Romney Turns From Foreign Policy to the Economy

Ceding a potentially losing fight over the Bin Laden death, the Republican turns to President Obama's greatest vulnerability.

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Benjamin Myers / Reuters

CHANTILLY, Va. -- Mitt Romney had a tough act to follow.

The Republican presidential contender was stumping in the Virginia 'burbs on Wednesday, just hours after President Obama basked in the glory of a prime-time, nationally televised victory speech from an Afghanistan war zone. The contrast was one of the first of what will be many reminders in the 2012 campaign of the disadvantages of running against a sitting president.

What's more, Romney's first trip to Virginia since he emerged as the presumptive nominee underscores the challenges he faces in catching up to a Democratic campaign that is well under way. Obama already has 13 campaign offices in Virginia, a decisive battleground in his bid for a second term. No wonder Romney decided to beat him to the state; Obama's first "official" reelection rally is slated for Saturday in Richmond.

Accusing Obama of politicizing the anniversary of Osama bin Laden's assassination was yesterday's news and probably a losing battle for the Republican Party anyway. The former corporate executive smartly turned the conversation on Wednesday back to his wheelhouse -- the economy -- in an energetic speech that roused the hundreds of people who jammed a trade show company's warehouse. In a tacit acknowledgment that he can't match the grandeur afforded the commander-in-chief, Romney gave his speech surrounded by cardboard boxes and wooden crates, reminders of his brass-tacks, jobs-first message.

"Americans are tired of being tired of the economy and this president, and they want real change," Romney said. He quipped that when asked how he will turn around the economy, he says, "Look at what the president has done and do the opposite."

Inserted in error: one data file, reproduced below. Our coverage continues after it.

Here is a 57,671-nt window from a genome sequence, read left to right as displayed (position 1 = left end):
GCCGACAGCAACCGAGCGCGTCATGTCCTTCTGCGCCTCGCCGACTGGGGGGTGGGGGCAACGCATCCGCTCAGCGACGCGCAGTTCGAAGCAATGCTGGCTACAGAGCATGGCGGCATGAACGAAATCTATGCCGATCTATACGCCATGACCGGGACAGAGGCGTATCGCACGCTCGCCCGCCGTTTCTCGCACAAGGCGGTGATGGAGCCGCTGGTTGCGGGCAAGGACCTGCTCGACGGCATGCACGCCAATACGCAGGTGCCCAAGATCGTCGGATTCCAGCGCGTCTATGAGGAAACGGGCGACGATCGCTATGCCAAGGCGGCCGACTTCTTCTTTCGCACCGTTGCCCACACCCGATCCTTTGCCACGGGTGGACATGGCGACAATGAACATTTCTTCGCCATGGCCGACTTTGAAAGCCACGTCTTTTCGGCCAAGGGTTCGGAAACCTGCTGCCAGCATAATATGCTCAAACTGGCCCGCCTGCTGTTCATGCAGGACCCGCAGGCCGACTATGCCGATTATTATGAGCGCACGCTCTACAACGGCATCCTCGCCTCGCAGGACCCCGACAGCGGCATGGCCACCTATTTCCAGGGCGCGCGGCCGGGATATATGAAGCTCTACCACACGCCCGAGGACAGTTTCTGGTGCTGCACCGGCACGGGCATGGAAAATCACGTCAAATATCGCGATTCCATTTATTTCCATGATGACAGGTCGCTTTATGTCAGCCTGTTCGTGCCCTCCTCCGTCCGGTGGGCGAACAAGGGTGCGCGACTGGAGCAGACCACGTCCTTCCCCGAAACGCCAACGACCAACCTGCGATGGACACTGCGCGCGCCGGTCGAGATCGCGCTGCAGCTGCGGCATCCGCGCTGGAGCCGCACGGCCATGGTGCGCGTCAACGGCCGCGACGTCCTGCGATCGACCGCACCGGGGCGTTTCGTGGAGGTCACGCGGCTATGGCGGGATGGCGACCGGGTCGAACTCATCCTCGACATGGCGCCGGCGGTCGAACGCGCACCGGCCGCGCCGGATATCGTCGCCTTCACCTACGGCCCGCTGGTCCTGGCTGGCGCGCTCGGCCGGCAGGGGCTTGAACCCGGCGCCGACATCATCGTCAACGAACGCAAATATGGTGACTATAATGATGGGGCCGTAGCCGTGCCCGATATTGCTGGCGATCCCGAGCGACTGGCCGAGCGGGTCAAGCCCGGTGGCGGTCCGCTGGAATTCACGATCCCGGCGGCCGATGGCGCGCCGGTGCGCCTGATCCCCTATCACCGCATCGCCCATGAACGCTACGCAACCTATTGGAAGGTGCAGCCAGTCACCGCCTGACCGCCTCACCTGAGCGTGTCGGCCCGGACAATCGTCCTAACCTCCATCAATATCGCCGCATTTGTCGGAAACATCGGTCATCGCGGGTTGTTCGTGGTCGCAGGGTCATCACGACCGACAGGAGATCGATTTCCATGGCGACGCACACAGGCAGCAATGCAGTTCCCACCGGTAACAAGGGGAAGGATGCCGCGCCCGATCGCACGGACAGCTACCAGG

The only reference Romney made to the 2001 attacks was a short anecdote about the popularity of commemorative pins sold at the Winter Olympics in Salt Lake City the following year. "There was a line all the way down the block .... This is a united nation," said Romney, hitting an optimistic, thoughtful note in a campaign that has quickly turned personal and confrontational. Obama started airing a television ad this week in Virginia that accused Romney of shipping jobs overseas and snorts, "It's just what you expect from a guy who had a Swiss bank account."

A super-PAC bankrolled by Romney allies is expected to return fire with television ads in Virginia and other states.

Romney was more interested in using Wednesday's campaign event as a chance to counter the "war on women" line of attack from Democrats than in returning to the foreign-policy debate that has dominated the campaign this week. A Quinnipiac University poll released in late March showed Obama leading Romney by 8 percentage points, largely due to a double-digit edge among women, though a Roanoke College survey found Romney ahead in the state.

Presented by

Beth Reinhard & Alex Roarty

Beth Reinhard is a political correspondent for National Journal. Alex Roarty is a politics writer for National Journal.

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